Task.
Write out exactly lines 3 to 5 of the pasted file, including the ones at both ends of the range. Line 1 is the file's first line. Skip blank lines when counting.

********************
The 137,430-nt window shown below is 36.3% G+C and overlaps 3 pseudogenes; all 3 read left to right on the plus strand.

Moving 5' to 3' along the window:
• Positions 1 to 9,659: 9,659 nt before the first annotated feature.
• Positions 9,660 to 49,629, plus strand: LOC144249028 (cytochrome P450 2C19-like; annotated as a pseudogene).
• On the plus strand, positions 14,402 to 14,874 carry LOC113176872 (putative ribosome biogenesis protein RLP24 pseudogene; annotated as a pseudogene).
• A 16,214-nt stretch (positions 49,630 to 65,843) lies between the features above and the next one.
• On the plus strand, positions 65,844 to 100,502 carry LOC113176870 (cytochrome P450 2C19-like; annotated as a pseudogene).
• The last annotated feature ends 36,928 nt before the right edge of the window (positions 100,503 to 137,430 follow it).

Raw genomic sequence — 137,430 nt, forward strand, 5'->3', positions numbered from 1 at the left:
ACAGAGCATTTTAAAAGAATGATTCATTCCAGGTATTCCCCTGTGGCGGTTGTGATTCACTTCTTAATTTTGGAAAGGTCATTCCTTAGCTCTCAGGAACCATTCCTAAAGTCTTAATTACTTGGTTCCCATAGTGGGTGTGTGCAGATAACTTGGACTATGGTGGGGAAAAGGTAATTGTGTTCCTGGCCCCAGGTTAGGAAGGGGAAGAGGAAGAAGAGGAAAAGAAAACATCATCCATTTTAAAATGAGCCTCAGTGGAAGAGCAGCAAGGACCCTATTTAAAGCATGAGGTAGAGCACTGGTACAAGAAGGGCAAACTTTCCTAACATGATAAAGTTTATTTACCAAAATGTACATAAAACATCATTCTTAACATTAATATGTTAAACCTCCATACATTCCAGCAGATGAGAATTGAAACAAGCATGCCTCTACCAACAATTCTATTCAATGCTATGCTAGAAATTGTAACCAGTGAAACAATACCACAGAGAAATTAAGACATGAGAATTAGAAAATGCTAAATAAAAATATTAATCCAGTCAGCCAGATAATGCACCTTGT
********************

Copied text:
• Positions 1 to 9,659: 9,659 nt before the first annotated feature.
• Positions 9,660 to 49,629, plus strand: LOC144249028 (cytochrome P450 2C19-like; annotated as a pseudogene).
• On the plus strand, positions 14,402 to 14,874 carry LOC113176872 (putative ribosome biogenesis protein RLP24 pseudogene; annotated as a pseudogene).